Saving webcam images from a website?!

Saving webcam images from a website using a bash script on your Mac (or other UNIX based system).

My wife is an artist and uses several large kilns in her studio. As the studio is not next to our house, she needed to get over to the studio every time she wanted to check the status and or temperature of the firing program of the kilns. So to spend less time and energy on traveling back and forth, I got my wife a webcam, and programmed it to send photos of the digital kiln controller to her website.

The concept of checking the kiln temperature online:

KilnpyrometerKiln computerwebcamWebsitebrowser☺Happy wife☺

The workings of checking the kiln temperature online:

  • The kiln temperature is monitored by the kiln computer via a pyrometer.
  • The kiln computer, which controls the status / temperature / firing program of the kilns, is monitored by a webcam.
  • The webcam sends a photo, every x minutes, of the kiln computer to a website.
  • My wife can check the status / temperature / firing program of the kilns, when ever she wants, with a browser. ==> ☺Happy wife☺

While chit chatting, about the advantages of having the webcam installed, the question arose whether it was possible to store the images and keep some sort of logging. This was a trigger for me to start searching for a solution, eventually I ended up with writing a bash script using wget and without using crontab (crontab is a unix based scheduler).

The concept of logging the kiln temperature:

KilnpyrometerKiln computerwebcamWebsitescriptComputer with images

The workings of logging the kiln temperature:

  • The kiln temperature is monitored by the kiln computer via a pyrometer.
  • The kiln computer, which controls the status / temperature / firing program of the kilns, is monitored by a webcam.
  • The webcam sends a photo, every x minutes, of the kiln computer to a website.
  • A script downloads every x minutes the photo of the kiln computer from a website to a computer.
  • My wife can put the firing program and kiln temperature in a timeline by reading out the stored photos on her computer.

You can download the spreadsheet here. And… she can still check the status / temperature / firing program of the kilns, when ever she wants, with a browser. ==> ☺Happy wife☺

  • There is this thingy though that you have cope with two independent cycles. One cycle uploads an image from the webcam to the website and the other cycle downloads the image from the website to the computer. To make a steady logging I choose to download more images than there were uploaded. In other words… My download cycle is shorter than my upload cycle. This results in double images (which you can remove later on).

 

wget – concept:

wget –no-check-certificate –output-document=IMAGENAME$(date +%Y-%m-%d_%H:%M:%S).jpg “URL TO YOUR IMAGE”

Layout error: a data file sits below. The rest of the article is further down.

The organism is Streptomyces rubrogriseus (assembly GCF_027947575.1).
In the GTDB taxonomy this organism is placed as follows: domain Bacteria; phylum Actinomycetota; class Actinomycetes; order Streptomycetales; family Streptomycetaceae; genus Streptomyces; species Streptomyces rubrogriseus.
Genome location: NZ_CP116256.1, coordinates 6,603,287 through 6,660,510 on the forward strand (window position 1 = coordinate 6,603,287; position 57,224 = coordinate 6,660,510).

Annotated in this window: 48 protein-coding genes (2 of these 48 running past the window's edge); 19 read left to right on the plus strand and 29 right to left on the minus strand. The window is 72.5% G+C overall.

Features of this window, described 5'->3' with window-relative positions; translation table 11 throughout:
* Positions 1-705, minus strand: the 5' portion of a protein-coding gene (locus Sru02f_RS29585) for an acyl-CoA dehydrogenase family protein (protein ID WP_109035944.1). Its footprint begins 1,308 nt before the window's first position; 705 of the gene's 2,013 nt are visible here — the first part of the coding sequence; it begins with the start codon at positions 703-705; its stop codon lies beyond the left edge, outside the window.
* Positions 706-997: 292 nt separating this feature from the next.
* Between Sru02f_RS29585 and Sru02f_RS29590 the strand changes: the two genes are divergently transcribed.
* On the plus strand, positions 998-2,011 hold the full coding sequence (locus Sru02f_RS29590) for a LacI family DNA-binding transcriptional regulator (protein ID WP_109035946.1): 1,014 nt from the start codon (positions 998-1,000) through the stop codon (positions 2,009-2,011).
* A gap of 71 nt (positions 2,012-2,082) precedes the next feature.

• This downloads a file (in this case an image) from a website and saves it to disk while incorporating a date/time stamp in its name.

 

wget – example – I used:

wget –no-check-certificate –output-document=kilnstatus$(date +%Y-%m-%d_%H:%M:%S).jpg http://www.fleurvandenberg.nl/<secretfolder>/kilnstatus_1.jpg

  • This downloads the file kilnstatus_1.jpg from the website http://www.fleurvandenberg.nl/<secretfolder>/ and saves it to disk while incorporating a date/time stamp in its name resulting in a file called <kilnstatus2018-05-04_07/31/38.jpg>.

This is how you can do the same on your Mac:

Open a Terminal window

Make a folder to store your images in:

mkdir kilnlogging

In your Terminal window go to the folder you just created:

cd ./kilnlogging

From your applications open TextEdit and create a new file called ‘kilnlogging.sh’ in the folder kilnlogging you just created. Or download the script here.

Convert it to plain text by clicking Format > Make Plain Text

Copy, paste and save the code below, between <script> and </script>:

<script>

#!/bin/bash

while true; do

wget –no-check-certificate –output-document=IMAGENAME$(date +%Y-%m-%d_%H:%M:%S).jpg “URL_TO_YOUR_IMAGE” && echo “still in process wait another 10 min ….”

sleep 600

done

</script>

Change the values of IMAGENAME and URL_TO_YOUR_IMAGE to it’s desired values that meet your specifications.

In your Terminal window change executable status of the file you just created by typing:

sudo chmod +x ./kilnlogging.sh

This will give the terminal permission to run the file.

You can now execute the script from your Terminal window by typing:

./kilnlogging.sh

Of course you can stop the script at any moment by pressing:

CTRL Z

 

 

After running the kilnlogging script for several days I ended up with quite a collection of the same images. To make them unique I made a ‘kilnlog cleaning script’ called KilnLogCleaner.sh